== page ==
PASADENA, Calif. (NASA PR) — When NASA’s Voyager 2 spacecraft flew by Neptune’s strange moon Triton three decades ago, it wrote a planetary science cliffhanger.
Voyager 2 is the only spacecraft ever to have flown past Neptune, and it left a lot of unanswered questions. The views were as stunning as they were puzzling, revealing massive, dark plumes of icy material spraying out from Triton‘s surface. But how? Images showed that the icy landscape was young and had been resurfaced over and over with fresh material. But what material, and from where?
After a stellar flyby on Pluto, NASA’s New Horizons is set to make the first flyby of Kuiper belt object on New Year’s Eve as it zips past Ultima Thule. Now you can beam a greeting to the plucky probe that’s four billion miles from home at this website. Don’t delay. It’s a limited-time offer.
LAUREL, Md. (JHUAPL PR) — With just 29 days to go before making space exploration history, NASA’s New Horizons spacecraft performed a short but record-setting course-correction maneuver on Dec. 2 that refined its path toward Ultima Thule, the Kuiper Belt object it will fly by on Jan. 1.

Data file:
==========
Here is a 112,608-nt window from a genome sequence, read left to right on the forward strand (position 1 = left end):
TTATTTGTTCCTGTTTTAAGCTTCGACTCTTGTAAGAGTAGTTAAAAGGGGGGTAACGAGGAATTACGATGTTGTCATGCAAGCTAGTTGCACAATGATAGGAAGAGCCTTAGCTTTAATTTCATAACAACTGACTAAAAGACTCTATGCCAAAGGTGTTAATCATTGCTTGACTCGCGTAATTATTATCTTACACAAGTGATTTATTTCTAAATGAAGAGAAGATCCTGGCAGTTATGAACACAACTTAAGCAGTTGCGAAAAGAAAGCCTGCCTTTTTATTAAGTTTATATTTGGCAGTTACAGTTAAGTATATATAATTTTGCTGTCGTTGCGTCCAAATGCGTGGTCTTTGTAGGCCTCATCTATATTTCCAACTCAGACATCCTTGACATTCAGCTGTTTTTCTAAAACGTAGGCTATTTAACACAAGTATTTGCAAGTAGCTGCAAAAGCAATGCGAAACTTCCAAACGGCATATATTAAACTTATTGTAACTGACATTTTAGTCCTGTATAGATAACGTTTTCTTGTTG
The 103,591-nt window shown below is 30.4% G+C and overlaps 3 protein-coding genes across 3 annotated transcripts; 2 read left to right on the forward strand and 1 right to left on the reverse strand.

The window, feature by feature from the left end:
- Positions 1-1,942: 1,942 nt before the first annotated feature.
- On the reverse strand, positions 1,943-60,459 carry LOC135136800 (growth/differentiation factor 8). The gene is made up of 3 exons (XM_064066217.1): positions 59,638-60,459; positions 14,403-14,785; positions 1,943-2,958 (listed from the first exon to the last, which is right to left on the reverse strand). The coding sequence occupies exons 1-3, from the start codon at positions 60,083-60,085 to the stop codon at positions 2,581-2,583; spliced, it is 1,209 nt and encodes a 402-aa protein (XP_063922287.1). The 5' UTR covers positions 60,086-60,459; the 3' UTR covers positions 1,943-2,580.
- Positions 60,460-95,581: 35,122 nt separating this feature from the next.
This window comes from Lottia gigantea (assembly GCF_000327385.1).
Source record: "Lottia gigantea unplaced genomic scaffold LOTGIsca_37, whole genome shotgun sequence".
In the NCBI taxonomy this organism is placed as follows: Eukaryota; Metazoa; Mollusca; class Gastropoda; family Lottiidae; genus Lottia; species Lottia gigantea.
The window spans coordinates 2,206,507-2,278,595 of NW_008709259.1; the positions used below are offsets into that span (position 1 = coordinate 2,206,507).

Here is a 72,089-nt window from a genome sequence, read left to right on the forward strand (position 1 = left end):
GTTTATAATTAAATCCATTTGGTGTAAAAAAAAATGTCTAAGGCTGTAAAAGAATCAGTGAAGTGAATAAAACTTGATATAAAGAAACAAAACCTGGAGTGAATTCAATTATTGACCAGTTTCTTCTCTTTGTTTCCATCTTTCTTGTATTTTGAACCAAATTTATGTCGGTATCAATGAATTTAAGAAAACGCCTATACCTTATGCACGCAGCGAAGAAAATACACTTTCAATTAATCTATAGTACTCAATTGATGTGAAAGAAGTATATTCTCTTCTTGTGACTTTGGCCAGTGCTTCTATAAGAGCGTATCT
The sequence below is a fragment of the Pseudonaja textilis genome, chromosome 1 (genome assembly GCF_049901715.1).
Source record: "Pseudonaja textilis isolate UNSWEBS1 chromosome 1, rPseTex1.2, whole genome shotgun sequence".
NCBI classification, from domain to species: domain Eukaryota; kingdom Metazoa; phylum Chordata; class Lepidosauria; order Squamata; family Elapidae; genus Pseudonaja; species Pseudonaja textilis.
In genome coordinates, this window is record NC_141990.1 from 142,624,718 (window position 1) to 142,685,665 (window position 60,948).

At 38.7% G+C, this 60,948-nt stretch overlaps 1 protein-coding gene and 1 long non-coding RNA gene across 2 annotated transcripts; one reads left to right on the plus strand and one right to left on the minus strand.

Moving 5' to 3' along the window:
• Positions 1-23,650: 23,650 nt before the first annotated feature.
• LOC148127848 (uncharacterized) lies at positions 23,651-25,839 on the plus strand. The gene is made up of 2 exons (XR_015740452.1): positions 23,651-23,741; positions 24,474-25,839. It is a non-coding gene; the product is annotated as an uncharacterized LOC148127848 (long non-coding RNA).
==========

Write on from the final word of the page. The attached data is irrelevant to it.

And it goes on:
Just as the exploration of Ultima Thule will be the farthest-ever flyby of a planetary body, Sunday’s maneuver was the most distant trajectory correction ever made. At 8:55 a.m. EST, New Horizons fired its small thrusters for 105 seconds, adjusting its velocity by just over 1 meter per second, or about 2.2 miles per hour. Data from the spacecraft confirming the successful maneuver reached the New Horizons Mission Operations Center at the Johns Hopkins Applied Physics Laboratory in Laurel, Maryland, through NASA’s Deep Space Network, at 5:15 p.m. EST.
The maneuver was designed to keep New Horizons on track toward its ideal arrival time and closest distance to Ultima, just 2,200 miles (3,500 kilometers) at 12:33 a.m. EST on Jan. 1.
At the time of the burn New Horizons was 4.03 billon miles (6.48 billion kilometers) from Earth and just 40 million miles (64 million kilometers) from Ultima – less than half the distance between Earth and the Sun. From that far away, the radio signals carrying data from the spacecraft needed six hours, at light speed, to reach home.